The Secret to Recruiting Volunteers
The struggle is real when it comes to recruiting youth ministry volunteers. At some point, most of us have felt like we’ve tried everything only to have nothing work.
Our list of frustrations looks something like this:
- I’ve asked, and no one has expressed interest.
- Everyone is too busy to volunteer their time to work with students.
- Our church just isn’t excited about what’s happening in the youth ministry.
- We don’t have any young people in our congregation who can handle our energetic students.
- With all that’s on my plate, I don’t have time to recruit volunteers.
In spite of what these frustrations would lead us to believe, “solo youth ministry” is not the only option. Here are five suggestions to help grow your volunteer team and further your ministry’s impact:
Start by making a good, long list of all the roles or positions that volunteers could fill in the ministry. Be sure to include a number of dream roles! At my church, most of our team is a mix of small group leaders and food crew members. Each of these volunteers also mentor and disciple the students in our ministry. Outside of the norm, I dream of having a grandma and grandpa at the door, giving students fist bumps as they arrive and leave. Remember there are no age requirements to serve in youth ministry. So break out a white board or a stack of post-its, and get creative about thinking up new and specific ministry roles.
“Rarely do volunteers answer our desperate cries for help, but they do respond to vision.”
Don’t ask for help
No one wants to join a sinking ship. Rarely do volunteers answer our desperate cries for help, but they do respond to vision. When you present a potential volunteer with an incredible ministry opportunity, you invite them to participate in what God is doing. Instead of asking for help, communicate the joys of serving in the youth ministry and tell potential volunteers what’s in it for them.
Share the story
Here’s a tip that I picked up at a LeaderTreks Refuel Retreat. When someone asks you, “How’s the youth group doing?” be prepared to say more than, “It’s good.” Share a story about how you see a student growing, talk about a big moment in student worship, or invite someone to pray specifically for a particular student. A three or four sentence answer that points to personal and spiritual impact will increase excitement surrounding the youth ministry.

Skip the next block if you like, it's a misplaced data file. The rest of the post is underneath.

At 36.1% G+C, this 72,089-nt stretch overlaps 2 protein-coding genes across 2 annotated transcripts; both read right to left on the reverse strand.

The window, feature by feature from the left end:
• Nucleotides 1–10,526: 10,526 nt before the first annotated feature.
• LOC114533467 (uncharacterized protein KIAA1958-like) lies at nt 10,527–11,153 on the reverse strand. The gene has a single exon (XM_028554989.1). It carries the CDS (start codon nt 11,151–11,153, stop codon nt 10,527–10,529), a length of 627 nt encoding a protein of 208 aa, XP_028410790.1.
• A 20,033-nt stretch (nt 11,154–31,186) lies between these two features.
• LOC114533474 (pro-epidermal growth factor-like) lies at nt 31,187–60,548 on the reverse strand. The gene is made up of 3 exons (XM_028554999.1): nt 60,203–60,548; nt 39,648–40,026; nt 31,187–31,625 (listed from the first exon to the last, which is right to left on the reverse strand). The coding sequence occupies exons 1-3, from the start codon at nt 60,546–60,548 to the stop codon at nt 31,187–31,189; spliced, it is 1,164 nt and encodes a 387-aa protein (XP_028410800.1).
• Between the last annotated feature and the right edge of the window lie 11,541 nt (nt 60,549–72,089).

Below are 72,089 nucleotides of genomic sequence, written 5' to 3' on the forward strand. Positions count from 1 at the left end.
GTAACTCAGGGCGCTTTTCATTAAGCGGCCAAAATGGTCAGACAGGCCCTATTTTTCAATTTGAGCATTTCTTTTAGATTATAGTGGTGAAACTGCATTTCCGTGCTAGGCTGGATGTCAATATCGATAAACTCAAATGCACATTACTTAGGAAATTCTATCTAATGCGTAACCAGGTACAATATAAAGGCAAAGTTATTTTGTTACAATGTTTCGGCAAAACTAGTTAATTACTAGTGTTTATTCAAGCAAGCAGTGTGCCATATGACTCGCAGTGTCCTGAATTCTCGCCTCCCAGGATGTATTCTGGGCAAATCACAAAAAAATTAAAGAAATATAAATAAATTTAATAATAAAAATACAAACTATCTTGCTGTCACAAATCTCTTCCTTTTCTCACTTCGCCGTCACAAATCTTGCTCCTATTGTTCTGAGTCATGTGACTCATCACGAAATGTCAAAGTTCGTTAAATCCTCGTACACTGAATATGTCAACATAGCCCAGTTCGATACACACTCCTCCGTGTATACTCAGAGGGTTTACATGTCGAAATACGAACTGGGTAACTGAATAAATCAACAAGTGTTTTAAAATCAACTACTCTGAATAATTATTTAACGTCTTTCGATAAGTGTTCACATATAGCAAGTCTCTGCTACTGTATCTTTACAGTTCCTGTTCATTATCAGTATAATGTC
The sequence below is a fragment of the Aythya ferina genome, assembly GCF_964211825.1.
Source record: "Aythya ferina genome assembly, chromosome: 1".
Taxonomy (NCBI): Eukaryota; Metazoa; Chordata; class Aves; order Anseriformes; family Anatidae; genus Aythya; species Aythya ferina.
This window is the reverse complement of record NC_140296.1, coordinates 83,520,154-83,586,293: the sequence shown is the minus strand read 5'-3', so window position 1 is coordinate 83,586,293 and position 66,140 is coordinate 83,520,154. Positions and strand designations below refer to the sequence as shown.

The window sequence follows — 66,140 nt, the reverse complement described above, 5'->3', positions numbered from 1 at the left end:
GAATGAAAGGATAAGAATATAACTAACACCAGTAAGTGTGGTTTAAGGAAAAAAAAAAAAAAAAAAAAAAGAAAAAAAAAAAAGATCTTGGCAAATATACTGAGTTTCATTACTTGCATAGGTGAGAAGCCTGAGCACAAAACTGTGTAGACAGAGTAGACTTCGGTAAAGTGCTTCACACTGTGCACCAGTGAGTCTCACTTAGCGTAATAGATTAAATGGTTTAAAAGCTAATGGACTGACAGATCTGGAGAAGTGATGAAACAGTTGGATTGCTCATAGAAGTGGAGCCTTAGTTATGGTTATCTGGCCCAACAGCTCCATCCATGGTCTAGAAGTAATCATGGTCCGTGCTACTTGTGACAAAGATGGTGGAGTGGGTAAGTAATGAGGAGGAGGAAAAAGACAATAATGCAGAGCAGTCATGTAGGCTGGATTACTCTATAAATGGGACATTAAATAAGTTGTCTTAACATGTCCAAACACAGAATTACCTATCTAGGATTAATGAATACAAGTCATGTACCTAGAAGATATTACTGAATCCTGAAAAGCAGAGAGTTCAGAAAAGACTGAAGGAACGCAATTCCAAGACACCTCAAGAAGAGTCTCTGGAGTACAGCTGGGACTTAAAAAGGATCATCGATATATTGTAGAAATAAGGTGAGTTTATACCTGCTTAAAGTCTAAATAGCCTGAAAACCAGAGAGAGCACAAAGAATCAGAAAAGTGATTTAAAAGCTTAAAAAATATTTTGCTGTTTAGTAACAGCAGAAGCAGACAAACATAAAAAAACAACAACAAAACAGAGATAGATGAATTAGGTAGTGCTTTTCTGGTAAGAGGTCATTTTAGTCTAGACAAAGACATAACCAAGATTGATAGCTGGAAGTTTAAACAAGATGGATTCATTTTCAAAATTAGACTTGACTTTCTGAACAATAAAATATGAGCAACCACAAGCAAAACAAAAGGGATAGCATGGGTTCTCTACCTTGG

“The plea from the podium on a Sunday morning will not gain volunteers to your team; a personal invite is always best.”
Extend a personal invite
The plea from the podium on a Sunday morning will not gain volunteers to your team; a personal invite is always best. I tend to approach adults who I see talking with students before and after Sunday morning worship, and I encourage my volunteers to invite their church friends to join our team. Whether it’s a conversation over coffee or a meeting over lunch, a personal invitation allows you to share your vision and connect with the heart of your prospective volunteer.
Offer a test drive
You can also offer a test drive for potential volunteers. Plan out a specific time period, and at the end of that time, come together to discuss if they will continue to serve in the ministry. A test drive can tell you (and them!) if they are the right fit for a particular role on your team, and it can alleviate the initial fear of making a long-term commitment to the ministry.
The challenges of recruiting may feel overwhelming, but every step we take gets us closer to a healthier and more impactful ministry. Consider ways that you can develop new ministry roles, communicate your vision rather than your need, and extend personal invitations to potential volunteers. Remember that we are not without hope. Jesus acknowledged that the harvest was plentiful but the workers were few, and he instructed his disciples to “Ask the Lord of the harvest, therefore, to send out workers into his harvest field.” (Matthew 9:38).
About the Author
Andy Lawrenson has been in student ministry for 26 years both as a volunteer and paid staff member. Andy and his wife, Misha, have been married for 28 years and have three children: a son in middle school and twin eight-year-olds, a boy and girl. Andy loves getting together with other youth pastors to talk about… Read More